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  1004: Strandtown Baptist, Belfast, Northern Ireland

Read this report | Other comments

18 July 2008

I recently read your posting on Strandtown Baptist, Belfast. I was looking up an old seminary buddy online and found his name here. Here's the description in your report:

"The associate pastor was a young, squeaky-clean, close-shaven guy with a slightly American accent. I couldn't decide if he had been to the USA or was just putting it on. He had probably been to Bible college recently, as he knew his Old Testament pretty well. His points were clearly displayed on the PowerPoint screen as he came to them. They were a bit repetitive, but maybe that was deliberate in order to bang them home!"

Jim's accent might come off a bit "American" because he is an American, born and raised in Florida. He moved to Ireland in 1999.

If I heard a guy preach here in the States with an Irish accent, and I suggested he might be "putting it on," it would very clear that I was essentially calling him an ass – no one but a pretentious ass would fake an accent, especially when preaching.

Matt Forster


24 May 2005

Someone recently pointed me in the direction of your site and I have really enjoyed most of what I have seen.

The one area which causes me a certain amount of distaste is the Mystery Worshipper section. I am a member of Strandtown Baptist Church, who are the subject of review 1004. The article, or in fact an edited version of the article on the site, appeared in the East Belfast Observer magazine a few months ago. Your site contains a fuller version of this review. It is interesting that the edited version seemed to omit a lot of the positive aspects, but I expect that this is beyond your control.

Anyway, my reason for emailing you is because I think it is inconsistent (the person feels isolated, but yet it appears that five people spoke to her or engaged her in conversation) and inaccurate. I also believe that the article is racist, classist and also includes a slur on the disabled. The last para says: "It occurred to me that the choice of subject for the sermon, "Success," might have something to do with that fact that the congregation were a very middle-class, white, able-bodied group of people living in a quiet, very middle-class neighbourhood."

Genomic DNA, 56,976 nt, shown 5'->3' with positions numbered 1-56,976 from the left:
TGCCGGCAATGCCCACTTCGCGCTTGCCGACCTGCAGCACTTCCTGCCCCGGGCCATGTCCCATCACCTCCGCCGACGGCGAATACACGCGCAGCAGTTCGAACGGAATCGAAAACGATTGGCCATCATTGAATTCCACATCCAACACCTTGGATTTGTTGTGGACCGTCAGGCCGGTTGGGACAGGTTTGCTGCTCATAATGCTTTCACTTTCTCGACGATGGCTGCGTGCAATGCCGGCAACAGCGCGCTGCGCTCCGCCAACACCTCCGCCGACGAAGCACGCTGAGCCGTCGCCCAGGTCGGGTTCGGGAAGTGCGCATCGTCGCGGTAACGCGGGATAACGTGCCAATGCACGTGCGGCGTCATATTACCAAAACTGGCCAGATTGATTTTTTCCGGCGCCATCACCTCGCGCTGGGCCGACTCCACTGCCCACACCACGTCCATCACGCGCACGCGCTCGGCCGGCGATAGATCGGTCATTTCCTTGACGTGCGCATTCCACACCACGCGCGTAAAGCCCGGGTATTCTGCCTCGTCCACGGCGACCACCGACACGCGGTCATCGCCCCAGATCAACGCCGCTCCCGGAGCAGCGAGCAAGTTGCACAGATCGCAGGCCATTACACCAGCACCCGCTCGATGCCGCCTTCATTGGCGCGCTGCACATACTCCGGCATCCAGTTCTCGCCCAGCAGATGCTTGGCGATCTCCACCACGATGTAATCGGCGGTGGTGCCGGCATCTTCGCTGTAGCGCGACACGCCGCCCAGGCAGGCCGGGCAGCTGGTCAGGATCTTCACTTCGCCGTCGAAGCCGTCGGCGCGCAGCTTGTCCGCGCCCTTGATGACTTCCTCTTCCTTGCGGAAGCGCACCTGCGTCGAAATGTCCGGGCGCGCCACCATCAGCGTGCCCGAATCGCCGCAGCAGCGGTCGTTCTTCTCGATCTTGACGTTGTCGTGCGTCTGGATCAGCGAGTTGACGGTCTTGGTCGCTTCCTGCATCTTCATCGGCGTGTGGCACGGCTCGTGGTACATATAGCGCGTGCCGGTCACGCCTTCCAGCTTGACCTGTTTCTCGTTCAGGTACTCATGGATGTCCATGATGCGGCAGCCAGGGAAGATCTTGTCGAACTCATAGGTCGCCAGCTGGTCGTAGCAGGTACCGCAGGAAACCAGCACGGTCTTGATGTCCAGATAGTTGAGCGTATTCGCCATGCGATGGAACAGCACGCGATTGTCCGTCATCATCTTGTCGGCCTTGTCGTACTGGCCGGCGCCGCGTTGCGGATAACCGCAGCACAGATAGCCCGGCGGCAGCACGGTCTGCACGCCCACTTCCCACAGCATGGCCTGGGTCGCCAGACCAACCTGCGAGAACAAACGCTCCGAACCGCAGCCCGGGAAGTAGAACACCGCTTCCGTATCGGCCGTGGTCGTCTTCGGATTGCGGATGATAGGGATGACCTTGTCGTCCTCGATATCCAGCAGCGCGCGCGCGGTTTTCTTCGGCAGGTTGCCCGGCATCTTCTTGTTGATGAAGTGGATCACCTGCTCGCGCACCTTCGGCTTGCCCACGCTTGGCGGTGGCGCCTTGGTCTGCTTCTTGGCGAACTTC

To be perfectly honest, I am not sure what Sister Act expected in East Belfast. Hands up – probably everyone there was "white". How can Sister Act tell what "class" people are? Surely this is "judging by appearances" and therefore discriminatory? What does being "able bodied" have to do with anything? We have many people in our congregation who are disabled, and so the comment is inaccurate.

Sister Act also surmises the reason why a sermon was preached without actually attempting to engage the preacher and ask why. Instead, it appears she shook his hand and ran away. Perhaps if she asked, she would found that this passage was what the Lord had laid on the preacher's heart through that week. 

Finally, I believe the "personal slurs" contained in the article are insulting, patronising and offensive. Once again, if Sister Act had taken time to speak to the preacher or anyone else in the place, she would have discovered that the American accent was not "put on" as a result of a recent trip to the USA but that Jim Cheshire is in fact American. Instead his race is turned into an attack, basically accusing him of being a fraud in relation to his manner of speech.

Do me a favour and fire this page into the recycle bin.

Geoff Bailie
 
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